[32] The First Amendment freedoms, including the freedom of speech,*fn6 have always occupied a preferred status in constitutional jurisprudence for it is these freedoms which ensure a free and democratic society. After the Supreme Court decision in Procunier v. Martinez, 416 U.S. 396, 40 L. Ed. 2d 224, 94 S. Ct. 1800 (1974), there was no doubt that "first amendment concerns are implicated when restrictions are imposed upon an inmate's correspondence." United States v. Holloway, 740 F.2d 1373, 1382 (6th Cir.), cert. denied, 469 U.S. 1021, 105 S. Ct. 440, 83 L. Ed. 2d 366 (1984). The Court in Martinez reasoned that it was unnecessary to determine to what extent prisoners retained First Amendment freedoms, however, since free citizens have a protected First Amendment right to communicate with prisoners through uncensored correspondence, whether as an author or as an intended mail recipient. Martinez, 416 U.S. at 408-09.*fn7

[33] The Court reasoned that in order for a mail censorship regulation to pass constitutional muster, it must satisfy both parts of a two-pronged test:

[34] First, the regulation or practice in question must further an important or substantial governmental interest unrelated to the suppression of expression. . . . [Prison officials] must show that a regulation authorizing mail censorship furthers one or more of the substantial governmental interests of security, order, and rehabilitation. Second, the limitation of First Amendment freedoms must be no greater than is necessary or essential to the protection of the particular governmental interest involved. Thus a restriction on inmate correspondence that furthers an important or substantial interest of penal administration will nevertheless be invalid if its sweep is unnecessarily broad.

[35] Id. at 413-14.*fn8 Under this test, the Court struck down a mail censorship regulation which disallowed correspondence that "magnif[ied] grievances, " express[ed] inflammatory political, racial, religious or other views or beliefs," pertained to criminal activity, was "lewd, obscene, or defamatory; contain[ed] foreign matter, or [was] otherwise inappropriate." 416 U.S. at 399-400. The Court held that no substantial justification was offered for this regulation unrelated to suppressing free speech and that the regulation swept too broadly, providing officials with too much discretion to suppress protected speech. Id. at 415-16.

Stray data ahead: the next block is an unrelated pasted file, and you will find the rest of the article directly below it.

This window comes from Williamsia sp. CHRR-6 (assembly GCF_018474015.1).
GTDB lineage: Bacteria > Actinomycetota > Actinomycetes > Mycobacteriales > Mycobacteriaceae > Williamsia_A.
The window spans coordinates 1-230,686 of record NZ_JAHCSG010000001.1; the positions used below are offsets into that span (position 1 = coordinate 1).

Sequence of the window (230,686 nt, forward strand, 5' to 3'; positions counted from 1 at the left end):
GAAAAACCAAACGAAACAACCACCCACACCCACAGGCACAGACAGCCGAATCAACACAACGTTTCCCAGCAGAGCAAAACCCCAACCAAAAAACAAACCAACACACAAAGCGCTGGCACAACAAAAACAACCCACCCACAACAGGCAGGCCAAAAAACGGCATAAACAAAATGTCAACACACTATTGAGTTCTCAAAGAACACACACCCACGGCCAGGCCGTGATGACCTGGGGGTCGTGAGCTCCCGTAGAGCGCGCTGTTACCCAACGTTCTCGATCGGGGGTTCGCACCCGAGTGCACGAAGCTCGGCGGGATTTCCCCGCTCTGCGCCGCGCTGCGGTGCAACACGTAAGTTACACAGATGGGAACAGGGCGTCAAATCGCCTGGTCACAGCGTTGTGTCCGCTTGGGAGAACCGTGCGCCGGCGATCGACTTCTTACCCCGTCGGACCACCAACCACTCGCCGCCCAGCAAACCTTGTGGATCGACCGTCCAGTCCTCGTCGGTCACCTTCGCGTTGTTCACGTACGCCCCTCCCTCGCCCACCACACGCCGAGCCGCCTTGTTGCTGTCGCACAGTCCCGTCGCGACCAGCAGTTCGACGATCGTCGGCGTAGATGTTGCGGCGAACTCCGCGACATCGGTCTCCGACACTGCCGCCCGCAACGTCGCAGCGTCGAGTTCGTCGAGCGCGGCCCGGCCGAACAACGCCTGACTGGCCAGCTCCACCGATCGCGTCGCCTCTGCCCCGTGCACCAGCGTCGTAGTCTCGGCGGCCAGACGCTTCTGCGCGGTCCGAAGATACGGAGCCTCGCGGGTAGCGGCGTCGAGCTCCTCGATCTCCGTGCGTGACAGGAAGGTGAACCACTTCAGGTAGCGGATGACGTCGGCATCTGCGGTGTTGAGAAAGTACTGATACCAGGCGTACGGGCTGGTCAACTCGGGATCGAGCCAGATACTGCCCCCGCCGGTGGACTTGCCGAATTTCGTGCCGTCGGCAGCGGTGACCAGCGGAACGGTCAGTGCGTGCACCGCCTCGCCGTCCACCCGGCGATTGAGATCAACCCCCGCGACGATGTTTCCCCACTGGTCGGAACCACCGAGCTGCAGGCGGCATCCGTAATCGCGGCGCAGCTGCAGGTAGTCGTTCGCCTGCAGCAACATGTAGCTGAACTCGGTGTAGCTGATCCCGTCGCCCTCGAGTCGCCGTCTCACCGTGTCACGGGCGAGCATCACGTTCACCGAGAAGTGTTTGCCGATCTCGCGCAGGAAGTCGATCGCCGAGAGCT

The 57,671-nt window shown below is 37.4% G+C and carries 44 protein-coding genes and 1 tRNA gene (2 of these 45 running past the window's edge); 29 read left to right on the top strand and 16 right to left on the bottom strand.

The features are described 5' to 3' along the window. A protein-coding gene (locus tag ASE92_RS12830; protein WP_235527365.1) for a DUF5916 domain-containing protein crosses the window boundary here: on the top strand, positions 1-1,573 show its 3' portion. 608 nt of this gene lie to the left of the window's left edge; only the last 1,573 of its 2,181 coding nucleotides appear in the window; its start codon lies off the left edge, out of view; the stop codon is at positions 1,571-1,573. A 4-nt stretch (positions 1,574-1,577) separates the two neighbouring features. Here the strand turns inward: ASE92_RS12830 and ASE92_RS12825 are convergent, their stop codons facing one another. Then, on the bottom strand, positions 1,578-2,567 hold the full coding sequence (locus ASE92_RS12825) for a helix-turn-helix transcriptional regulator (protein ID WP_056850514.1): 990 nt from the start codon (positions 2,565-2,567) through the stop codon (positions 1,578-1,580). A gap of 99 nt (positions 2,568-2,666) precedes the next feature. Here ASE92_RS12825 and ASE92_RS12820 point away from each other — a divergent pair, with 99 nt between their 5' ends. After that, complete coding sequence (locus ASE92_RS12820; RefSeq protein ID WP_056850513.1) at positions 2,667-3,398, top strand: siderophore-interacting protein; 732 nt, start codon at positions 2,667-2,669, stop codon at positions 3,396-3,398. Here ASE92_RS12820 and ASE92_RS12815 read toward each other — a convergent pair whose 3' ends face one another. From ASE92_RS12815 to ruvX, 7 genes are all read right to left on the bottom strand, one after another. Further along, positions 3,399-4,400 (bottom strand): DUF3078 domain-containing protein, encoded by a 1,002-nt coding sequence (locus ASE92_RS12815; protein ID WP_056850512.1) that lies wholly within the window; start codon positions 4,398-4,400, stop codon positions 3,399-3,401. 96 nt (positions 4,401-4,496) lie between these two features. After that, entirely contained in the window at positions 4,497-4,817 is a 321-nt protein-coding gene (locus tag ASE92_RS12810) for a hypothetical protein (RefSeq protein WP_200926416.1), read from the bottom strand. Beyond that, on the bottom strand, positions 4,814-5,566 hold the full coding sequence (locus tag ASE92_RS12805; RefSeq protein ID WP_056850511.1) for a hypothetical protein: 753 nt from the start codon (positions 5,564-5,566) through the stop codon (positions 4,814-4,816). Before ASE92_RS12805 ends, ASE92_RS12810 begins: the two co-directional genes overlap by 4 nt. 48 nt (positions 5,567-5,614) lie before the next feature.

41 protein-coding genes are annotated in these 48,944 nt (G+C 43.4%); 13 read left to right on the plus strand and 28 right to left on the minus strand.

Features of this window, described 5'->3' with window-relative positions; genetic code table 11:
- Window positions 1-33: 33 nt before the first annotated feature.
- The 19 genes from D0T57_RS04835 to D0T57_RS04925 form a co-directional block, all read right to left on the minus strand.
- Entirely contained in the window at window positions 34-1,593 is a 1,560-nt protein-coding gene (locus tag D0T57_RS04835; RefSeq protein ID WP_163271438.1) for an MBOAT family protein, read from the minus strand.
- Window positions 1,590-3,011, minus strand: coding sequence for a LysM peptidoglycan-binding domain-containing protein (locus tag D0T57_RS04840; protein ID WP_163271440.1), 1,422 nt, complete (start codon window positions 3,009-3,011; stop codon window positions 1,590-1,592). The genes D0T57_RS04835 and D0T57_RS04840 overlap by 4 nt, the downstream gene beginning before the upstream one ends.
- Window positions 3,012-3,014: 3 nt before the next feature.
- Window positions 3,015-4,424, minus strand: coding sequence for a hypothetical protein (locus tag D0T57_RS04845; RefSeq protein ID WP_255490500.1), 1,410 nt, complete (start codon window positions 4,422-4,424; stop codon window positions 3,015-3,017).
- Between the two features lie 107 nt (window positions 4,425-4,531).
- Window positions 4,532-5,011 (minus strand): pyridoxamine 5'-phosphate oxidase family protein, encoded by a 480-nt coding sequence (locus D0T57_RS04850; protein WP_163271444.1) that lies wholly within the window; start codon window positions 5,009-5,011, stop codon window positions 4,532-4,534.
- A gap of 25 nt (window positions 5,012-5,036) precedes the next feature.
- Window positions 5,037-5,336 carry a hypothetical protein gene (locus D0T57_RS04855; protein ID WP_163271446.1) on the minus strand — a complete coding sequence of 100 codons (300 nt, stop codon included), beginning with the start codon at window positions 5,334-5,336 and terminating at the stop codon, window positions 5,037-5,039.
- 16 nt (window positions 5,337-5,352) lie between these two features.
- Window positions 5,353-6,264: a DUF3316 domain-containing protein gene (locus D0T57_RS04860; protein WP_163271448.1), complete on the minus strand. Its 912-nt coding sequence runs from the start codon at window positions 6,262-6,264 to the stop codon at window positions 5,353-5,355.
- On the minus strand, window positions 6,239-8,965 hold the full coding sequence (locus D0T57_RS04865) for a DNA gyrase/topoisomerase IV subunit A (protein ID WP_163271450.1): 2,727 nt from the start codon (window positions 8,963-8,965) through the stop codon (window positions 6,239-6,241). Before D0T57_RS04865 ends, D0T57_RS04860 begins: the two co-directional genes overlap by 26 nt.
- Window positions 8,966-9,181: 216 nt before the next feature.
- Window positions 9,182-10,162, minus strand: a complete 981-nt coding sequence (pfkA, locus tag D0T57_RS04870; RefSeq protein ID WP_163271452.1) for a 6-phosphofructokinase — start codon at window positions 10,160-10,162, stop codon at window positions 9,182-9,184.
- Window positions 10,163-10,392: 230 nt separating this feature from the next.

[36] The Court also concluded that mail censorship regulations could suffer from another deficiency. concluding that an individual's interest in uncensored mail is a liberty interest which must be "protected from arbitrary governmental invasion," id. at 416, the Court further held that dues process requires a "decision to censor or withhold delivery of a particular letter . . . be accompanied by minimal procedural safeguards" to be constitutional. Id. at 417 (emphasis supplied). The Court thereafter approved the district court's order requiring that: (1) notice be given to the inmate of the rejected letter; (2) a reasonable opportunity be given to the author of the letter to protest the rejection decisions; and (3) complaints concerning the rejection be reviewed by someone other than the individual who originally rejected the letter. Id. at 418-19.

[37] There are two potential problems with the regulation challenged in the instant case. The first is a concern that the regulation's sweep is too broad, and the second relates to the adequacy of procedural safeguards.

[38] 1.

[39] Section 5120-9-17 provides that mail must be withheld from the inmate and returned to the sender if the managing officer determines that it constitutes" a clear and present danger to institutional security." Section 5120-9-17, however, does not define this phrase, nor does it otherwise provide specific guidelines for when mail can be censored. Without guidance, prison officials would be provided with complete discretion to censor mail, If a prisoner mail censorship regulation is not narrowly tailored to meet the articulated governmental interest involved, then it violates the First Amendment. Martinez, 416 U.S. at 15-16. Cf. Plain Dealer Publishing Co. v. City of Lakewood, 794 F.2d 1139, slip op. at 7-12 (6th Cir. 1986) (vesting unbridled discretion in municipal official for granting newsrack license is not narrowly tailored and is therefore unconstitutional under First Amendment).